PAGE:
on the 8th. He was going to follow the plan recommended by
Marmont and overpower in detail the " best army of the allies, "
as he called Bliicher 's forces. He left Oudinot, Victor, and
Gerard behind at Montereau with not quite 40,000 men to watch
Schwarzenberg, and hastened with nearly 30,000 (Marmont, Ney,
and the Guards) by Sezanne north to Champaubert. At this
point the corps of Olssufief was marching by on the 10th of

* Even though Maret's story be true, it must not be overlooked that
Napoleon had been following Bliicher's movements for several days, and
on the evening of February 7th he wrote to Joseph : " In this state of affairs
we must show confidence and adopt bold measures."



Mt. 44]] The Allies Repulsed 659

February, while Sacken had already gone ahead to Montmirail,
Bliicher had rejected Gneisenau's advice to recall all the corps.
So Olssufief was on that day nearly annihilated, and Napoleon,
leaving Marmont behind, rushed on after Sacken, who met him
at Montmirail. Here, on the forenoon of the 11th, the Emperor
advanced his troops under cover of a splendid artillery fire,
that prevented the enemy from breaking through. Then he
purposely weakened his left wing to draw Sacken's attack in
that direction, while he pressed the latter's left with superior
forces. That made it impossible for Sacken to join Yorck,
who was advancing from Chateau-Thierry; the latter was driven
back and Sacken meantime totally defeated. Both generals
then retreated after great losses, while those of the French
were insignificant, to Chateau-Thierry, whither the Emperor
followed them on the 12th, but where Macdonald failed to
intercept them. He sent the latter general with reinforce-
ments to Montereau on the Seine. He himself did not turn
and move at once on Schwarzenberg, for he had heard that
Bliicher, with the corps of Kleist and Kapzevitch, was ad-
vancing in person on Montmirail, to which point Marmont was
retiring before him. He therefore paused in his pursuit of the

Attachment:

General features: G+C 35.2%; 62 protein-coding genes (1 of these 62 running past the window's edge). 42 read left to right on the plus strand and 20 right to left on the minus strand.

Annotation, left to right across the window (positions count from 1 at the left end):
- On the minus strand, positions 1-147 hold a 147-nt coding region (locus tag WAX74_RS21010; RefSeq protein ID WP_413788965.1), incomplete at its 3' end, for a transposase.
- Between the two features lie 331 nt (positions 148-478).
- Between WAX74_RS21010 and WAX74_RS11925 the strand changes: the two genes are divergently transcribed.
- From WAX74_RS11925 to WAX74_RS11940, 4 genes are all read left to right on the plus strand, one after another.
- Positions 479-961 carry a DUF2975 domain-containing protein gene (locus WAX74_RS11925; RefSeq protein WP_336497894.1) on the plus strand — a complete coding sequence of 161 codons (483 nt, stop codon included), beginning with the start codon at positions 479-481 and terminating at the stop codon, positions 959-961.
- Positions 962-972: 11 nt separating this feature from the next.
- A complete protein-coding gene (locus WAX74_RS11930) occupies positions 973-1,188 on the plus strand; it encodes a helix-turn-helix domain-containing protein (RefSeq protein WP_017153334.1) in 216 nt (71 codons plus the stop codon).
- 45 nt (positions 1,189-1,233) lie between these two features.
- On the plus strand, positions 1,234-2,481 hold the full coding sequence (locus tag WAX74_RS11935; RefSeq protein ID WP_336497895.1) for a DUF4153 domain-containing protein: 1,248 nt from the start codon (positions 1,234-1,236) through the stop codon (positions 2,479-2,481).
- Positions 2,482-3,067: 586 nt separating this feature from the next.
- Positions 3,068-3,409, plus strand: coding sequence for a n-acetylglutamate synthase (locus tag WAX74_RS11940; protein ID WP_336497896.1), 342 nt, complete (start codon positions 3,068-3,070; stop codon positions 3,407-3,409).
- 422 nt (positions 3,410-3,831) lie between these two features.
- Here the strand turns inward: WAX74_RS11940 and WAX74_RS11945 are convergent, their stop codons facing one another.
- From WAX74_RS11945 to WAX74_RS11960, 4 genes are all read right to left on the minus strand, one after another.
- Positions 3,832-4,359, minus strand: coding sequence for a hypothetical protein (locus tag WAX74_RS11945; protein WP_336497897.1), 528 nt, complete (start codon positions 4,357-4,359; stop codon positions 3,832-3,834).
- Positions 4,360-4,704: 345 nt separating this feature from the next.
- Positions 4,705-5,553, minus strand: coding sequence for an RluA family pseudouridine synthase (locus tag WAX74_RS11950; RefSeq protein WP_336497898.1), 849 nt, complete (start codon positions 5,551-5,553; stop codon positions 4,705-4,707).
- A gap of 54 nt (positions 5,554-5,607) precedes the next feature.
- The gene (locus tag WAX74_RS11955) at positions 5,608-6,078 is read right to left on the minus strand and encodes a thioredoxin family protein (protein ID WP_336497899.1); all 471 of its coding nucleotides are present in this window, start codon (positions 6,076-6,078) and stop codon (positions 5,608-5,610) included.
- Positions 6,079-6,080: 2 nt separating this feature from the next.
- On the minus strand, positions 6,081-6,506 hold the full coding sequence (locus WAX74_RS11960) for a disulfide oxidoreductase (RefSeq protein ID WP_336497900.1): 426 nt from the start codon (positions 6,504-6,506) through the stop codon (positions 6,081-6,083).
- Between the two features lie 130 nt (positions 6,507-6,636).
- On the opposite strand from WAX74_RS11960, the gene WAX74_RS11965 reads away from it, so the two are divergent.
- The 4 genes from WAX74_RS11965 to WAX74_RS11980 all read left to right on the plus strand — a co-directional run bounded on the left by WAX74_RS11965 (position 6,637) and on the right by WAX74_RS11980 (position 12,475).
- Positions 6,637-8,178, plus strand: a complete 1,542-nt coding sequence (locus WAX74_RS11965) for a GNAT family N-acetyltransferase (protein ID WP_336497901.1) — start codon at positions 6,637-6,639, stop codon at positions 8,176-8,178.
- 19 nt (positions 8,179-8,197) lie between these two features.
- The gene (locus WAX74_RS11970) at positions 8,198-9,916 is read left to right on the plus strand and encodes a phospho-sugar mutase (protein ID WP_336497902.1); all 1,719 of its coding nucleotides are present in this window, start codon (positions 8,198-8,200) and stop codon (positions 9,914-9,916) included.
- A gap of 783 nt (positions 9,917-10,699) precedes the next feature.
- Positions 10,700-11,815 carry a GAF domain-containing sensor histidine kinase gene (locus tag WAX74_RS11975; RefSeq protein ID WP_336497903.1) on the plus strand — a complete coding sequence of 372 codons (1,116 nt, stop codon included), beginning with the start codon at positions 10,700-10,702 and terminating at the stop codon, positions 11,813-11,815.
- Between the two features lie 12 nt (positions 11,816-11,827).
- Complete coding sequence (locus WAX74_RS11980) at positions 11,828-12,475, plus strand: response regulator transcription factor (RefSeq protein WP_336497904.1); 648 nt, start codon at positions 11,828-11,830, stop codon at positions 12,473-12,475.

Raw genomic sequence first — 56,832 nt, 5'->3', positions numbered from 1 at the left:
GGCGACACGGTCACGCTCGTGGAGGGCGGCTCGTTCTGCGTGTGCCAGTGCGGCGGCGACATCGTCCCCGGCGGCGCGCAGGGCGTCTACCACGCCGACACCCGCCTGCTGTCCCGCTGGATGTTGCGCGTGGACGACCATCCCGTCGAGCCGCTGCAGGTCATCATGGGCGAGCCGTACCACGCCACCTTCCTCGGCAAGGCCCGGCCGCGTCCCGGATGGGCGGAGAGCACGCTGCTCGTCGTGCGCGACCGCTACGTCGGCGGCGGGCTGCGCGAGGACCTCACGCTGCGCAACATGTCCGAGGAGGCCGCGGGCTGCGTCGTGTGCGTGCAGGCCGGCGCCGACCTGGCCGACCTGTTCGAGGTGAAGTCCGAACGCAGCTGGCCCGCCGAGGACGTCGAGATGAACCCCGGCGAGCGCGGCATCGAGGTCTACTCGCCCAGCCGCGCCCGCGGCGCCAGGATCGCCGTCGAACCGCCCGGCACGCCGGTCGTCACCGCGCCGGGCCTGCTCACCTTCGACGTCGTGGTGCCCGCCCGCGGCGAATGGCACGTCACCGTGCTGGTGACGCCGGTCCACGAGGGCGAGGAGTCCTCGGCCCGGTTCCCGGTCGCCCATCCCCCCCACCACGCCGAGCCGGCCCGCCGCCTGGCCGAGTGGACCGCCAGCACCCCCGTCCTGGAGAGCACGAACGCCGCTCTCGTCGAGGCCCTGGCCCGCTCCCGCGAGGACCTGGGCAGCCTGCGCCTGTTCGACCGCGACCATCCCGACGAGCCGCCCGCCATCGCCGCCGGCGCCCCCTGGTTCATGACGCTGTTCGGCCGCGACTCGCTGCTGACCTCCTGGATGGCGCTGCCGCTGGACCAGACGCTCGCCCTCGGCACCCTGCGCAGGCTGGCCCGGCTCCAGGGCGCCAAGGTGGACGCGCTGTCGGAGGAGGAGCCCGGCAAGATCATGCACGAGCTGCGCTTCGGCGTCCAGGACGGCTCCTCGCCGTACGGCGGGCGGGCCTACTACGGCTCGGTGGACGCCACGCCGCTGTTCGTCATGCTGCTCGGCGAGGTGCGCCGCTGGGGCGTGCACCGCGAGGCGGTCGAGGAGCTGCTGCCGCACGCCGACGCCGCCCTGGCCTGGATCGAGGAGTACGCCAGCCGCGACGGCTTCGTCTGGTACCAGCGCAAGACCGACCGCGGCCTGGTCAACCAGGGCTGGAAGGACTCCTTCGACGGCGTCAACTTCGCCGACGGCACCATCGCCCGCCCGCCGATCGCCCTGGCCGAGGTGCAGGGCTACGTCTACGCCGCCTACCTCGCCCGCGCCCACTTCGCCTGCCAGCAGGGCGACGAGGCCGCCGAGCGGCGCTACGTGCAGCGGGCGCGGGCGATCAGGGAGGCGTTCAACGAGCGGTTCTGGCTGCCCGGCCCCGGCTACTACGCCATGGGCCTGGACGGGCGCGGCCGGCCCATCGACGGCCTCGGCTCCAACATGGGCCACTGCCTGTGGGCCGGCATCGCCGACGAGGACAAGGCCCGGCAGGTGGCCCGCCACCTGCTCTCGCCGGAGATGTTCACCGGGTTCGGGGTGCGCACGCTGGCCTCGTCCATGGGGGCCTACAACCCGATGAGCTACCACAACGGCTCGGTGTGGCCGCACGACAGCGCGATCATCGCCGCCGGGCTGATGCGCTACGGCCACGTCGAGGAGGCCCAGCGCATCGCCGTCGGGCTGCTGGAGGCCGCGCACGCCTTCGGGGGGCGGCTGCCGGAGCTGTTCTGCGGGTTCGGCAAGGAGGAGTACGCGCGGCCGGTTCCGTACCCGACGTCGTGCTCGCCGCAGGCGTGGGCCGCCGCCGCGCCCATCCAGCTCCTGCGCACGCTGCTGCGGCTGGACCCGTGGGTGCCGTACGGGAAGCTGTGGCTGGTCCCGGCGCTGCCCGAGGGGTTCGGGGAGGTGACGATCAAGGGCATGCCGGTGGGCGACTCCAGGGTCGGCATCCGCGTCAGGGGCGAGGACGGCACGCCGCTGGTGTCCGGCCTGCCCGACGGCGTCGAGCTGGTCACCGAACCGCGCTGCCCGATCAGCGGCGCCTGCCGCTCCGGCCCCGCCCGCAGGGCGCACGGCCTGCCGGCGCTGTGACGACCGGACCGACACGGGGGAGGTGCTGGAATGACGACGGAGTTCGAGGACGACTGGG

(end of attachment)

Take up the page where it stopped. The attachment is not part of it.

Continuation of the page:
enemy defeated in the last few days and turned rapidly south
from Chateau-Thierry, to treat this third column to the fate
of the other two. At Vauchamps on the 14th of February, at
noon, the French encountered the vanguard of the enemy and
dislodged them, whereupon Bliicher resolved to retreat. He
was able to effect, it however, only at the cost of constant
fighting w^ith heavy losses, especially when Napoleon sent
a corps of cavalry under Grouchy in a wide circuit to intercept
the retreating colunm at Etoges. The vaUant troops, retiring
in the best order, succeeded in breaking through, but only with
great sacrifice of life. They then retreated to Chalons, where
Yorck and Sacken also met with the remnants of their forces.
These rapidly succeeding actions at Champaubert, Mont-
mirail, and Vauchamps have been compared with the first vic-
tories of Napoleon as a young general; and in fact there was
the same fire, the same bold energy, the same force of genius



66o Elba [I814

now, indeed, refined by a rich experience. But would all
that suffice to bring such an unequal contest to a tolerable con-
clusion? And supposing the general does his share, will not the
Emperor interfere as he has so often in the last two years?
After the third victory gained within the last five days, he
could no longer afford to follow up the Silesian army. It was
high time to turn and move on Schwarzenberg. vSo Marmont
alone was left behind to face Bliicher, with orders to retreat,
at the latter's first offensive move, slowly past Montmirail, and
get into communication with Napoleon again. The Emperor
supposed the main army of the enemy to be already far beyond
the Seine above Montereau. He therefore took the troops of
Ney and Gerard and the Guards and marched with incredible
speed to Guignes on the Yeres, where he also found Macdonald,
Oudinot, and Victor, and so had his entire army together with
the exception of Marmont's corps. His hopes had risen to the
highest pitch; perhaps he could succeed with the second gen-
eral as well as he had with the first; perhaps the columns of
Schwarzenberg could be defeated in detail. Appearances favoured
his hopes. Pushing forward from Guignes towards Nangis,
Napoleon met at Mormant the advance-guard of the enemy's
right wing under Wittgenstein, who was moving from Nogent and
Provins on Paris, and annihilated it. And if Victor could only
have advanced, as he was ordered to, on the same day over the
Seine at Montereau, the Austrian corps of Bianchi, which had
reached Fontainebleau and was now hastily • recalled, might
possibly have been cut off like Sacken at Montmirail. But this
advance could not be undertaken until the next day, and then
Napoleon led it; but Schwarzenberg had managed by that
time to retire beyond the Seine and the Yonne with all his
forces.

The commander-in-chief of the allied forces had been cha-
grined at Bliicher's ill fortune and was now in sheer despair.